I attached a very simple worksheet; feel free to use it. Just change the questions if you use the center for more than one week. For enrichment, have students make up their own questions, or give them the answers and have them write the corresponding questions. Change it up!
It sounds crazy, but if you do this center consistently for a month or two, students will start to restate the question more often on legitimate exams. That’s been my experience, at least!
Although I certainly teach structure and revision and all that important stuff, much of what I do in class involves writing exercises or games. Above all, writing is supposed to be fun.
This exercise is to help hone descriptive skills. A lot of times my students have fantastic ideas, but aren’t able to view things from a reader’s perspective and successfully transmit what’s in their head. (“I know you know that Mindy is a dog, but you never actually write that Mindy is a dog.”) At the start of this exercise, I tell them that a good writer can take what’s in his or her head and project it into a reader’s mind, so that the reader sees the same thing.
This project has four parts, and can be done over 1-2 days.
I tell the students to visualize a wrapped gift sitting on their desk. I actually have them stare at their cleared desks and not look at me while I ask them some questions (this is particularly fun if your principal walks in the room while you’re doing it—everyone looks crazy). How big is your gift? How much does it weigh? What color is the wrapping paper? What does it feel like when you run your hand over it? I like to do these visualization exercises with my students because so much of writing is taking the time to picture things in your head, and a lot of times they skip this part and go straight to writing.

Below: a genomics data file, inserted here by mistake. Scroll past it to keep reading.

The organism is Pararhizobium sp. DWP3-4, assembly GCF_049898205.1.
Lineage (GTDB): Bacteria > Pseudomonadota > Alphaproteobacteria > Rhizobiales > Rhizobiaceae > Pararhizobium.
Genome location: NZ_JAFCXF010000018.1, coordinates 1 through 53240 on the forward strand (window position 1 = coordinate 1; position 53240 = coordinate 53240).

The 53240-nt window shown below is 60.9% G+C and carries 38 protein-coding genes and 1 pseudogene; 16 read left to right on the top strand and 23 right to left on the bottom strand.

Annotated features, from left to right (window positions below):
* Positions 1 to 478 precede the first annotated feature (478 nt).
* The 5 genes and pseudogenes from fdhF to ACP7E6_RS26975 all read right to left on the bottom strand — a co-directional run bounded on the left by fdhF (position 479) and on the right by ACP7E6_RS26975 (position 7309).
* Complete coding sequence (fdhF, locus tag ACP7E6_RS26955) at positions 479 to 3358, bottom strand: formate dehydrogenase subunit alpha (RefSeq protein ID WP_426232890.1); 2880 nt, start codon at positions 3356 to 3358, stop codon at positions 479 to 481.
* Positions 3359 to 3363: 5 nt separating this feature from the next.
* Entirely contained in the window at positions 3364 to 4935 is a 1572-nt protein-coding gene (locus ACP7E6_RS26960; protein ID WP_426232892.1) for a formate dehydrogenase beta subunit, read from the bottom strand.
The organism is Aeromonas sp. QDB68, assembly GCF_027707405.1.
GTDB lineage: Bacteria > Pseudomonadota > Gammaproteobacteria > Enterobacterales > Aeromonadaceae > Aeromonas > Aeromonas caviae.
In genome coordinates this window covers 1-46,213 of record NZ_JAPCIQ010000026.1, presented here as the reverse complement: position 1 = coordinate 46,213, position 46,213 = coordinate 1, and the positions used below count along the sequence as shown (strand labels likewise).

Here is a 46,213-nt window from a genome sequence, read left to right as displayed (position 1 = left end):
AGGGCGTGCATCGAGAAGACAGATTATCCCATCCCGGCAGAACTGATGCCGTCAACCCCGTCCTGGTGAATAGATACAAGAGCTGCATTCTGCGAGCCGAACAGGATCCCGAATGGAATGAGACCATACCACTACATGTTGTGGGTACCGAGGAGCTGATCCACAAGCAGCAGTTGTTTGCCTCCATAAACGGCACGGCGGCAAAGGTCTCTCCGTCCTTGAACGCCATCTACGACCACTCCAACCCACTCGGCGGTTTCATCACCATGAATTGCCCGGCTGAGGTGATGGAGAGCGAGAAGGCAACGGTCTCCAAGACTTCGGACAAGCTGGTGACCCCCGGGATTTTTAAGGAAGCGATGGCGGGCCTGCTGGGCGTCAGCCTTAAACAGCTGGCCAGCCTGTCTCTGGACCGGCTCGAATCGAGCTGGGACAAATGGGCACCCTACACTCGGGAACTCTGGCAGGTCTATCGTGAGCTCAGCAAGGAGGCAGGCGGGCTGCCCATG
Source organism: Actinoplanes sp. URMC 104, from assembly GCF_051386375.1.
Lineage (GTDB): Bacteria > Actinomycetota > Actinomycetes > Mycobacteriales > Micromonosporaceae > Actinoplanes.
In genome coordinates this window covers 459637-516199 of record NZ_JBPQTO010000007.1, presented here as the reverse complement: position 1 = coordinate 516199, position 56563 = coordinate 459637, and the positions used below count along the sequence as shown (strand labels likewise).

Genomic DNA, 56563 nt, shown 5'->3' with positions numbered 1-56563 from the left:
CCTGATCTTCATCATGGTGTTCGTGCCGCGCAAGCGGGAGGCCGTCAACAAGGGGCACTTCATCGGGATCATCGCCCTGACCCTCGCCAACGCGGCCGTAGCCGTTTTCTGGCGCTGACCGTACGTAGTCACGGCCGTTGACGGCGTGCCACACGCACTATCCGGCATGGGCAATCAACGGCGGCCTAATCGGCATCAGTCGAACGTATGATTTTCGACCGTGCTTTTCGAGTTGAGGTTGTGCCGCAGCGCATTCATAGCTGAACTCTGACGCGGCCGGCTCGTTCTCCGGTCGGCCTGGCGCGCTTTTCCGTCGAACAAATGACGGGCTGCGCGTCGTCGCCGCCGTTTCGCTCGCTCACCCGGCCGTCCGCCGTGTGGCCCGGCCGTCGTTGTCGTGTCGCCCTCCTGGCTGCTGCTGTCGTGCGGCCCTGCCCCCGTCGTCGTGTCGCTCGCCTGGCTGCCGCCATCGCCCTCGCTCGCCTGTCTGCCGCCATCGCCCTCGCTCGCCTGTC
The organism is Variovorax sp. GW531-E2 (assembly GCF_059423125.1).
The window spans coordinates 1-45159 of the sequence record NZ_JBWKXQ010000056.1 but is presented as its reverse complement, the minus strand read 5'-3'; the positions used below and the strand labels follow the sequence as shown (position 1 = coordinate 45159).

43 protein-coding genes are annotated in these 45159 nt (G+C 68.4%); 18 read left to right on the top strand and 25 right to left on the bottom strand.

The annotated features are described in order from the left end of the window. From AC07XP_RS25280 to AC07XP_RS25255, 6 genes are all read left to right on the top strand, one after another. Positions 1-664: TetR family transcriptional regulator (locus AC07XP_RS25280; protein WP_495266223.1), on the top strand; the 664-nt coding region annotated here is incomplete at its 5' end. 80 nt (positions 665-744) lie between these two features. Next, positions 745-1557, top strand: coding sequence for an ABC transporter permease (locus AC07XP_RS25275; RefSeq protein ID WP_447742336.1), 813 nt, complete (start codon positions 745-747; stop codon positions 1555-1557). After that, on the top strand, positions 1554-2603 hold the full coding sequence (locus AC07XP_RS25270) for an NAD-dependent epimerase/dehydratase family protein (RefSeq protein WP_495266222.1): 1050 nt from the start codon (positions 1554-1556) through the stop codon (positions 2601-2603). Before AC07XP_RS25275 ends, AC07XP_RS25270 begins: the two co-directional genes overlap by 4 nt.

After this, I hand out pre-cut squares of construction paper and ask students to draw the present on their desk, exactly as they saw it in their mind. If you have writing offices, it’s a very good idea to put these up so the students can’t peek at each other’s work.
Once this drawing is done, I ask students to describe the gift with just the right details, so that another person would be able to picture the exact same gift in his or her mind. They write this description on a half-sheet of lined paper (if you want to use some kind of fancy paper, or the back of wrapping paper, more power to you—I’m pretty simple when it comes to the crafty portion of these exercises). I might model this part for them first, writing a description with the class based on a common gift shown on the overhead/SmartBoard.
When they’re done, I collect everything, putting the drawings and writing in two separate piles.
Depending on the age of your class, this is where you might stop work for the day.
Keeping the drawings hidden, I pass out the descriptions randomly, making sure that no one has his/her own work. At this point, students have to draw a new gift, based solely on the description before them. If they find that there’s not enough information to do so…too bad. They cannot go and ask for clarification (in fact, the best way to do this is Secret Santa style with numbers or something so students do not even know the identity of their partner).
This is the really fun part. My kids love this.
Lay out the first set of illustrations across a large table. Students should take their new illustration and try to find its twin, without consulting anyone else. It’s a sort of assessment. If the description was well written, the two illustrations can sometimes look eerily similar, even though they were drawn by two different students. If there was not enough detail in the description, the writer will know it, because the gifts won’t look the same.